Dark of the Moon - The Human Factor

Transformers 3 Dark of the Moon has now come and gone; and, with the conclusion of the Bay-directed franchise, that's probably it for the current collection of actors - the major ones, anyway - so what better time to rate their performances than now? Shia Labeouf has already expressed his disinterest in rehashing the role of Sam Witwicky, stating that he "has nothing left to contribute to the character". Perhaps a bigger paycheck (he made $10 million for Transformers 3) would convince him otherwise, as he does appear to be a fan favorite. Nonetheless, except for a few non-funny scenes (due mostly to the writing, and only a smidgen to his hyperactive acting, which got slightly formulaic by the third installment), he came across as good ole Sam.
The next assessment will likely be a bit contentious: the model/actress Rosie Huntignton-Whiteley. She caught a lot of flak for reprising Megan Fox's role in the film, despite the fact that, strictly speaking, she didn't reprise the role at all. Fox's character, Mikaela Banes, had broken up with Sam (Dark of the Moon let us know this in the very beginning with an unceremonious little jab at Fox's character), and Carly was his new girlfriend. Huntington-Whiteley did a serviceable job as eye-candy, which was established in her opening scene (!). Other than that, she certainly didn't detract from Transformers 3, despite the fact that her character was largely superfluous within the context of the movie. *Spoiler Alert: for example, why were so many human traitors guarding her in the film? Her detainment served no plausible purpose whatsoever, given that the Decepticons had already secured a means of controlling Sam with that slithering neuro-watch on his arm. But that, certainly, was not the fault of the actress...
Ah; yes... Major Lennox. Josh Duhamel looked uncomfortable for the first half of the film, unused to being in a pseudo-liaison role. It was somewhat incongruous with the fiery nature of his character through the first 2 movies, but this is hardly a complaint, as it happens in real life. Warriors sometimes get desk jobs. Only as the siege began, and he orchestrated the attack on the center of the threat (using a very cool human hang-glider scheme), commanding troops once again, did he find his groove. The same with Tyrese Gibson, who played Robert Epps in the films. He only returned to form after being thrust once again into warrior mode.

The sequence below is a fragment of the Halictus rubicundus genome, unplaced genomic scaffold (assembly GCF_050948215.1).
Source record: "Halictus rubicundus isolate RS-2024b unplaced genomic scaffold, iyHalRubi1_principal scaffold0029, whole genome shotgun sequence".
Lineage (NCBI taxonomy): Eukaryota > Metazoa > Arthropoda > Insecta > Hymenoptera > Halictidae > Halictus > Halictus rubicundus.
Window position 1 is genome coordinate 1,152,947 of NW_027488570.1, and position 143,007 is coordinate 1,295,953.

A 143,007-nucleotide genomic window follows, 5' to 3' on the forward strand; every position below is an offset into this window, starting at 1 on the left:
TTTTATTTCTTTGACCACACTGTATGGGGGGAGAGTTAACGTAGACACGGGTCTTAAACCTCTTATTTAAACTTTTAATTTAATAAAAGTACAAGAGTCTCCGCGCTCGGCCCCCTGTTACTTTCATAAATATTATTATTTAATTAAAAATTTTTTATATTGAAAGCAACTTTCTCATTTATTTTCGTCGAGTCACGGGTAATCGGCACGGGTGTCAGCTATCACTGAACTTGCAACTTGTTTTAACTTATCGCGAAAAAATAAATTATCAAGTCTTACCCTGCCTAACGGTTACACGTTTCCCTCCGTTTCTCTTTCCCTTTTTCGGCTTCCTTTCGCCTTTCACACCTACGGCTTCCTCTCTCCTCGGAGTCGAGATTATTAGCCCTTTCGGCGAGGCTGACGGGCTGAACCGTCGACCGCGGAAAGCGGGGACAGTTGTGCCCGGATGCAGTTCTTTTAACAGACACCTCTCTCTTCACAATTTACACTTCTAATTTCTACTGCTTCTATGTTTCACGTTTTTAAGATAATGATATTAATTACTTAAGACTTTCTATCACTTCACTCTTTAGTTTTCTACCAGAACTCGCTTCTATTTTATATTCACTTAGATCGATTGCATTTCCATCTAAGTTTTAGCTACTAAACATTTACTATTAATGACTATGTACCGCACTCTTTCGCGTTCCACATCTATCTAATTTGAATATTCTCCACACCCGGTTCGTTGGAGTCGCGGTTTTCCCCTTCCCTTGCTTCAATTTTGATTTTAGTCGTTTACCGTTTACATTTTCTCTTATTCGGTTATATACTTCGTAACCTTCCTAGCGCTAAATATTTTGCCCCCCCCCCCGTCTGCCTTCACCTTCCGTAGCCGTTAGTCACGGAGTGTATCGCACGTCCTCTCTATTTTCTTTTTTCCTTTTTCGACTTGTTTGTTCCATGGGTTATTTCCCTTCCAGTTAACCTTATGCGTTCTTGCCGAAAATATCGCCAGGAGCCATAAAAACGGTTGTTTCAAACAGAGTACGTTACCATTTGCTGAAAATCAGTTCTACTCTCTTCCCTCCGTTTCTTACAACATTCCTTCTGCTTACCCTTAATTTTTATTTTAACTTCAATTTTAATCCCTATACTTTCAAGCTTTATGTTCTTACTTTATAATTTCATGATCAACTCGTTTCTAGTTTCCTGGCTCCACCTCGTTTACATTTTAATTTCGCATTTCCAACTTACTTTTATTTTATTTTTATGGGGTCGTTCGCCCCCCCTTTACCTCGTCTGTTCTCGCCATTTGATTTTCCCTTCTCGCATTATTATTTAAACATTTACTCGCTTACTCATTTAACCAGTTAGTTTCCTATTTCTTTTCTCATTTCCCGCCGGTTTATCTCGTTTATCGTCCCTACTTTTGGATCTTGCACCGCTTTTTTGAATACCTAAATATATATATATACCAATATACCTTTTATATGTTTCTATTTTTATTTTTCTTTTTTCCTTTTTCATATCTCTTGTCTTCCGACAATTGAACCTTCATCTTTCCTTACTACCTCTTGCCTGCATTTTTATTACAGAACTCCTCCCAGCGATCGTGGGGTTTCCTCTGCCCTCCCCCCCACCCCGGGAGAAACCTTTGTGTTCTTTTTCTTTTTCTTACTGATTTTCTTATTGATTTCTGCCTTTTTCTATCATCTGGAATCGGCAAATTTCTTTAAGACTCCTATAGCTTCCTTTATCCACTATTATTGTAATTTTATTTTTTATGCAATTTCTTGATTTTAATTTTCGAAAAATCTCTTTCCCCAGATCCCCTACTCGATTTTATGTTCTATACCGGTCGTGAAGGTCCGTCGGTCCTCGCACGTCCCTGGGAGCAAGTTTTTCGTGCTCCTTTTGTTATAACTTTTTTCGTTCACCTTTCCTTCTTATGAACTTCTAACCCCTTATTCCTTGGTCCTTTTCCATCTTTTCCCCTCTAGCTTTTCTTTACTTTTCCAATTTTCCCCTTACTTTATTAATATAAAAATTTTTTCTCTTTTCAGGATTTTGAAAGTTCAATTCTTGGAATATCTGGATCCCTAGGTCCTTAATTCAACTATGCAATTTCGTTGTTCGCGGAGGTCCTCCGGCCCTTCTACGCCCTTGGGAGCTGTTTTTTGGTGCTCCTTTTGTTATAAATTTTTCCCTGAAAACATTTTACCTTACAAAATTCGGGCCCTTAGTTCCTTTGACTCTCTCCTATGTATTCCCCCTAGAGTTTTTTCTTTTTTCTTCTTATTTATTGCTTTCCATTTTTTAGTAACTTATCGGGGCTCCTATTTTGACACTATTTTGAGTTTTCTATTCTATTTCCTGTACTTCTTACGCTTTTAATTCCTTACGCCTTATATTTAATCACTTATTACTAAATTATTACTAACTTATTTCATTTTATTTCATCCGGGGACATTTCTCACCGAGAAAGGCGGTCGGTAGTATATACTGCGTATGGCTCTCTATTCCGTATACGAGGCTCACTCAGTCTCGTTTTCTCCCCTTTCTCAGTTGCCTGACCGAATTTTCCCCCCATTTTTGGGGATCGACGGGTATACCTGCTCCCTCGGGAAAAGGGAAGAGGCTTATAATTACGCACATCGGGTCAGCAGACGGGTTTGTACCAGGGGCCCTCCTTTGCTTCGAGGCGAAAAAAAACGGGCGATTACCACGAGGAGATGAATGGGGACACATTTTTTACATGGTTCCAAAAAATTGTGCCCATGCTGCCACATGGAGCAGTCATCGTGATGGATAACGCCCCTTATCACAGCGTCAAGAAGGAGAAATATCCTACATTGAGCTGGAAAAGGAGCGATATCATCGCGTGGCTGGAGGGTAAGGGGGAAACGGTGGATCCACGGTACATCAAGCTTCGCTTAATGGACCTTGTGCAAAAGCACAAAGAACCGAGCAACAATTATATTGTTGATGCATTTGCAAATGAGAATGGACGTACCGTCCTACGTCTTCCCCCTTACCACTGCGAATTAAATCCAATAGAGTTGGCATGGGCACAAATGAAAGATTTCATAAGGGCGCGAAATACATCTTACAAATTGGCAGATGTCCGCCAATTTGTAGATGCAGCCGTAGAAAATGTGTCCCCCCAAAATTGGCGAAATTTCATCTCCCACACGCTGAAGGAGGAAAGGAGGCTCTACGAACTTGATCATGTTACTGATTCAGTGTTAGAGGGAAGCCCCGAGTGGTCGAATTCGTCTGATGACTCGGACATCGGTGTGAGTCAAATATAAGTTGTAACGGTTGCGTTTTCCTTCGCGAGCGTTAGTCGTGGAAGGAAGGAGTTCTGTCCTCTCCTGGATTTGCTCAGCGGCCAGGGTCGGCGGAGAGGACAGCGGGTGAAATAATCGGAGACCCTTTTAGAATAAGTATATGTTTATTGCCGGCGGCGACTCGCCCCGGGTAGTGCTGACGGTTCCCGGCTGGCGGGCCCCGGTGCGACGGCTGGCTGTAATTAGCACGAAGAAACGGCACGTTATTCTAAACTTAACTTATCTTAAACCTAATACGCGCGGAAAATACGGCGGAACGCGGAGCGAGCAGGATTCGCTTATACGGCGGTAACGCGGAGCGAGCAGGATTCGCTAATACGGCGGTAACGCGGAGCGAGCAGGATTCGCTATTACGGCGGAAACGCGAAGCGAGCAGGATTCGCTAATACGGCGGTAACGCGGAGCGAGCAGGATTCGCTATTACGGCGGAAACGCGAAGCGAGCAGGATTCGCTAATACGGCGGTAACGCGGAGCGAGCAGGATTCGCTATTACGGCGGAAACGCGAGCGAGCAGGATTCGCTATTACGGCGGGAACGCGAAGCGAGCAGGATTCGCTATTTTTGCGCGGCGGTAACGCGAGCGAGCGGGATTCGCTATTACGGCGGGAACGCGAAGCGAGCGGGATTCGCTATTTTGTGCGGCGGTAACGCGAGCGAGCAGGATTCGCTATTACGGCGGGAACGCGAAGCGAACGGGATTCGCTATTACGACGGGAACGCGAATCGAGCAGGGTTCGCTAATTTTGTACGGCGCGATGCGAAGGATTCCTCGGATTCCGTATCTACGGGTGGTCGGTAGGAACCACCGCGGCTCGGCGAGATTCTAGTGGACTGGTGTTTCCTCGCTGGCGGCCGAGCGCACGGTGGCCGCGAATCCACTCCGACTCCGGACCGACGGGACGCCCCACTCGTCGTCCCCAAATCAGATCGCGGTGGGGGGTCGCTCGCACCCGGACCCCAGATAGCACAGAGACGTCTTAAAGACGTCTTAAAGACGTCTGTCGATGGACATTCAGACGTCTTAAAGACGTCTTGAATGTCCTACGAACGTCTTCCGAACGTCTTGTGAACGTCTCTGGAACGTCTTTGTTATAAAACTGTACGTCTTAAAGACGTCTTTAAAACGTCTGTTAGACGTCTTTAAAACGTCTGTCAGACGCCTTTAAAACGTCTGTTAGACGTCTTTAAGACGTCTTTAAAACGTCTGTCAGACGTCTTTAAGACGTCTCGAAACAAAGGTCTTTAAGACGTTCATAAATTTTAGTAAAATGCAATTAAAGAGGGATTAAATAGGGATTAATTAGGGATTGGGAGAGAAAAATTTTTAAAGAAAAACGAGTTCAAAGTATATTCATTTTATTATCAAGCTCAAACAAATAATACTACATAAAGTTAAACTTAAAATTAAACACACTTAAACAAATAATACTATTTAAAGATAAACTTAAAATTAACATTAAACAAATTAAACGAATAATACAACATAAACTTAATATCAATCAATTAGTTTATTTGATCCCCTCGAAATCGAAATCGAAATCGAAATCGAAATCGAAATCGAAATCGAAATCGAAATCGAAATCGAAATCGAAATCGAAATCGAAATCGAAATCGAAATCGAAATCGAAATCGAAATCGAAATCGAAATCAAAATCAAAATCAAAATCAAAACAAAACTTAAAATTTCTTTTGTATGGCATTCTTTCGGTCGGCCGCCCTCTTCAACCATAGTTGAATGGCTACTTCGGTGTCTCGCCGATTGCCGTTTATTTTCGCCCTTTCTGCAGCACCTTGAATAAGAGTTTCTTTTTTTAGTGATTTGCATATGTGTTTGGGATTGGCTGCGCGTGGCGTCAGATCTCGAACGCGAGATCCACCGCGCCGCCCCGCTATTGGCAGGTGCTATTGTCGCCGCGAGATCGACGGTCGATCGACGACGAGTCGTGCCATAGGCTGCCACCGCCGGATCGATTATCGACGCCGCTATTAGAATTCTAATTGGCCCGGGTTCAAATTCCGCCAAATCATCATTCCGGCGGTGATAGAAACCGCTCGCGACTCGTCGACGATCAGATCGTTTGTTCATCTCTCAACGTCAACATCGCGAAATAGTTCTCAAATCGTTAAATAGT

There were a few new actors, such as John Malkovich, in a role that was probably supposed to be funny, but seemed slapstick and over-the-top. While I certainly would accept such a role if I had the acting talent, I couldn't help but think "Oh how far the mighty have fallen" as I watched him overact a role that left him with little choice. As for John Turturro; well, he can do no wrong.
Other than that, the new characters were mostly forgettable, which isn't at all a bad thing in a movie that revolves around robots. Better than being bad and memorable! I hardly noticed the immortal Trekkie Leonard Nimoy's voice as Sentinel Prime, but then that's because the giant Prime was always fighting in one of Bay's hectic action scenes. Many of these actors are sure to be back as the series is too lucrative too halt at 3; just not the major one, Mr. Shia Labeouf.

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